Although unrestricted current use gifts have represented only about 3 percent of total revenue for the past two years, they provide crucial funding for new initiatives and remain a key fundraising priority for the School. Revenue from unrestricted current use gifts rebounded in fiscal 2010, rising 8 percent to $13 million after falling 14 percent to $12 million during the market collapse in fiscal 2009.
HBS received gifts and pledges of all types from more than 12,900 donors during the year, including MBA, Doctoral, and Executive Education alumni, as well as other friends of the School. More than 27 percent of the School’s MBA alumni gave to HBS in fiscal 2010, compared with 24 percent in fiscal 2009.
The School’s endowment distribution revenue fell by $12 million, or 11 percent, from last year to $101 million. This decline reflected the University’s decision to reduce the percentage of investment returns made available for operations in light of the drop in the endowment’s market value in fiscal 2009. The actual decline in the School’s fiscal 2010 endowment distribution was $3 million less than initially budgeted, however, due to diligent efforts to minimize unspent fund balances during the year. Endowment distribution represented approximately 22 percent of the School’s total revenue in fiscal 2010, compared with 24 percent in fiscal 2009.
After the fiscal 2010 distribution, the School’s endowment and current use funds totaled $2.3 billion at year-end, up by $194 million, or 9 percent, from $2.1 billion at June 30, 2009. The increase in the market value of the endowment for fiscal 2010 reflects $33 million in endowment gifts received by HBS during the year—up from $18 million in fiscal 2009—as well as net appreciation in endowment principal of $161 million after subtracting the annual distribution and decapitalizations.
Like other Harvard University schools, HBS raises its own endowment and current use funds. The School independently budgets the use of endowment distributions to support operations according to the terms of each gift. The HBS endowment, along with those of the other Harvard schools, is managed by Harvard Management Company (HMC), a subsidiary governed and wholly owned by the University. The absolute return on the University’s pooled investments, including the endowment, was +11.0 percent in fiscal 2010, net of all expenses and fees, compared with –27.3 percent for fiscal 2009.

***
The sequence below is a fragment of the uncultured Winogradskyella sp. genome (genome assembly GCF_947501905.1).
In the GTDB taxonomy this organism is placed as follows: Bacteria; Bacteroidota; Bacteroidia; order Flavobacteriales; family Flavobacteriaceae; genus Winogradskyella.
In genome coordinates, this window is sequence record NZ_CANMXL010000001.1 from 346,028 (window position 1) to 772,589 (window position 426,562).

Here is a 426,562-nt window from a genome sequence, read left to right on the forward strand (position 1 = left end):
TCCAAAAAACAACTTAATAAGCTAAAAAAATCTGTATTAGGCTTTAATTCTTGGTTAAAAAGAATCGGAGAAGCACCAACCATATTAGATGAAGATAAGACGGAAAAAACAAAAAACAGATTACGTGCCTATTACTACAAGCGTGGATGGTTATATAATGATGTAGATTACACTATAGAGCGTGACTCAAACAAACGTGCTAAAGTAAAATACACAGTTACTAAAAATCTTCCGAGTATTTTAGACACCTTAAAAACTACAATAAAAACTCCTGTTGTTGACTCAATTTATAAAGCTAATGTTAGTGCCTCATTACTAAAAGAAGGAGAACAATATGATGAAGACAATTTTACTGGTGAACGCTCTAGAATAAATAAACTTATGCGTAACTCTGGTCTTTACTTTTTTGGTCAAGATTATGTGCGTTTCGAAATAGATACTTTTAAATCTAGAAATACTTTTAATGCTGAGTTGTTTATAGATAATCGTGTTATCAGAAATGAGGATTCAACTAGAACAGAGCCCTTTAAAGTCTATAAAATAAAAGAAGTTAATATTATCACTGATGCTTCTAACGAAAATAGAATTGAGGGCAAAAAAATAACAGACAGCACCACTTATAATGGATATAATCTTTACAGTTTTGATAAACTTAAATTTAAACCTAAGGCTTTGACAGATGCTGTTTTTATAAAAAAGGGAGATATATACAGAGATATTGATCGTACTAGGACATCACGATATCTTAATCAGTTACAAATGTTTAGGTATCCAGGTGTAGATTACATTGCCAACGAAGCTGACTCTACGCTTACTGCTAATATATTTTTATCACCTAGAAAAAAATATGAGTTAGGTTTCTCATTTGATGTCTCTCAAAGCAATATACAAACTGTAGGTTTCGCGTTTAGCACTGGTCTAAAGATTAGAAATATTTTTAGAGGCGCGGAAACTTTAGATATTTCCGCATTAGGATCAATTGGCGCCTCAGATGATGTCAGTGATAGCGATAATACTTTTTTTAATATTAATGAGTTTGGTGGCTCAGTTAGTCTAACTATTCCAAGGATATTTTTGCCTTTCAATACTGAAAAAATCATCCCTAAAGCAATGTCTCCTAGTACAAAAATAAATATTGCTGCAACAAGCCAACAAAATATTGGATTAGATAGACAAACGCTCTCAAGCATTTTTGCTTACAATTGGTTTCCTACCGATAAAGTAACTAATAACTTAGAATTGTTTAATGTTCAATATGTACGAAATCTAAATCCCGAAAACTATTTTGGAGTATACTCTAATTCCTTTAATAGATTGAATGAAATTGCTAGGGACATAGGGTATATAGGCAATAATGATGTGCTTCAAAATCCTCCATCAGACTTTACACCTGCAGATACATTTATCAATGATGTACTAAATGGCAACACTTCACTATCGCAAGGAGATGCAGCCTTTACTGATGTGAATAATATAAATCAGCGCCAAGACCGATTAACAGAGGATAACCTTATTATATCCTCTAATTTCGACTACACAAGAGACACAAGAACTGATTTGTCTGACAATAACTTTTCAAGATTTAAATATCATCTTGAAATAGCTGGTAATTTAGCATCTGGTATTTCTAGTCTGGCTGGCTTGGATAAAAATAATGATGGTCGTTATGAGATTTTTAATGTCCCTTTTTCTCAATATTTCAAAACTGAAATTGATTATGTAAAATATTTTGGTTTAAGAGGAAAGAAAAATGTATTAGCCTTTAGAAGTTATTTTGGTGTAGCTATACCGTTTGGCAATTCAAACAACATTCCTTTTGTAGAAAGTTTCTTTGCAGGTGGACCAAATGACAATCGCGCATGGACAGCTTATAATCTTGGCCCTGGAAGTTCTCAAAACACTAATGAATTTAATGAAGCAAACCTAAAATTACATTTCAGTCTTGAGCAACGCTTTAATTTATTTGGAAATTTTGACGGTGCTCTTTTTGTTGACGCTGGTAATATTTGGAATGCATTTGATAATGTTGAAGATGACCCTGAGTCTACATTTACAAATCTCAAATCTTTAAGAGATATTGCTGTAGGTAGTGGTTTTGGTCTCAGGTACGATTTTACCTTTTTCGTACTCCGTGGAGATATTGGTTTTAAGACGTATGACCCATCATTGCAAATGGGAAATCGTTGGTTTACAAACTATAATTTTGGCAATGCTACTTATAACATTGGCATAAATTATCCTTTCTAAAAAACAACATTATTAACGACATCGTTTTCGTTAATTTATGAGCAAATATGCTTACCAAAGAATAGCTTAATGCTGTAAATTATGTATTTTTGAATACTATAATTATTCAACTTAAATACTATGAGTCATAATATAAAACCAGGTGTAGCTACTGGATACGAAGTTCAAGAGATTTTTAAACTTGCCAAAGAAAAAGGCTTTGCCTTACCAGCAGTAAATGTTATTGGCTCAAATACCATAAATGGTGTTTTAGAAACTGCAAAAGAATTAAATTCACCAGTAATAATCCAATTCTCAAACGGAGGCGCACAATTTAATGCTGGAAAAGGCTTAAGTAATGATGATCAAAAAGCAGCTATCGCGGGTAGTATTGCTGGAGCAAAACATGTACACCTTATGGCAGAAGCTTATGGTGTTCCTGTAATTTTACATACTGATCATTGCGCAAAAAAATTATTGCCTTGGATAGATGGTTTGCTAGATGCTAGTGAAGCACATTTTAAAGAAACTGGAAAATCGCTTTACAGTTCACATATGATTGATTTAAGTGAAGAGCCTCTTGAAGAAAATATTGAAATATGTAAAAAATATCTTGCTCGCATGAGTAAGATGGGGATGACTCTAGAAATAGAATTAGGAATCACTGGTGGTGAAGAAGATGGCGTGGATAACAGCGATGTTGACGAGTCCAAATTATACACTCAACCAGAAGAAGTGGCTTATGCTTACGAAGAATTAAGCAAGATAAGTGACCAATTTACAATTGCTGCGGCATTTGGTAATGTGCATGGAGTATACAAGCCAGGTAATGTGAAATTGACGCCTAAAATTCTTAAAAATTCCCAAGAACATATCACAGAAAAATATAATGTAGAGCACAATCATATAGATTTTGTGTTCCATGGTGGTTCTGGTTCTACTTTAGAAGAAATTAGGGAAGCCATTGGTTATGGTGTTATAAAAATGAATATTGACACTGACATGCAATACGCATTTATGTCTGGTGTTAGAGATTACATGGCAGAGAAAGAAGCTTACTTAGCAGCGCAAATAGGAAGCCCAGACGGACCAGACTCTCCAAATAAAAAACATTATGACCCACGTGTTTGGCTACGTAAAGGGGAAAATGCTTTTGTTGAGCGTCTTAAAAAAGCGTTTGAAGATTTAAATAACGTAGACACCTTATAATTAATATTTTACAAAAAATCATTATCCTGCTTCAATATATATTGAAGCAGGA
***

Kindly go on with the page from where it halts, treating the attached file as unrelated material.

The HBS endowment comprises more than 1,000 discrete funds established over the years by individual donors, corporations, and reunion classes. Although most endowment gifts are made in perpetuity, allowing little or no access to principal, some allow access to principal to provide the School flexibility in achieving the purposes for which they were designated. In addition, the School occasionally draws on capital appreciation associated with prior-year gifts. Funds from these decapitalizations are used to support key initiatives in keeping with donor intentions.
Harvard determines the amount that can be prudently be drawn from the endowment to spend in any given year. The payout rate reflects past endowment performance and HMC’s projections of future investment return, consistent with the goal of providing the Harvard schools with a reliable stream of operating income over the long term. In the years before the 2008 financial crisis, the University’s long-term target was to distribute between 5 and 5.5 percent of the endowment’s year-end market value annually. This distribution included an assessment of 0.5 percent of the market value to cover a portion of University central administration costs.
Given the unprecedented drop in the value of the endowment in fiscal 2009, the University decided to temporarily exceed the range of 5–5.5 percent in order to continue providing the Harvard schools with sufficient income for operations. This increased the spending percentage for fiscal 2010 to 6.1 percent. In an effort to return closer to the long-term target, midway through fiscal 2010 the University decided to reduce the endowment distribution for the upcoming 2011 fiscal year. As a result, although the endowment’s fiscal 2010 return totaled +11.0 percent, the School’s endowment distribution for fiscal 2011 is budgeted to decline from the prior year by $4 million, or 4 percent.
Revenue in the Housing, Rents, & Other category declined by $2 million, or 15 percent, in fiscal 2010 to $11 million. This marked a return to normal revenue levels following a strong fiscal 2009 driven by fees related to the Global Business Summit hosted by HBS in fall 2008. The School’s interest income also fell in fiscal 2010, dropping by $4 million, or 67 percent, to $2 million due to lower interest rates.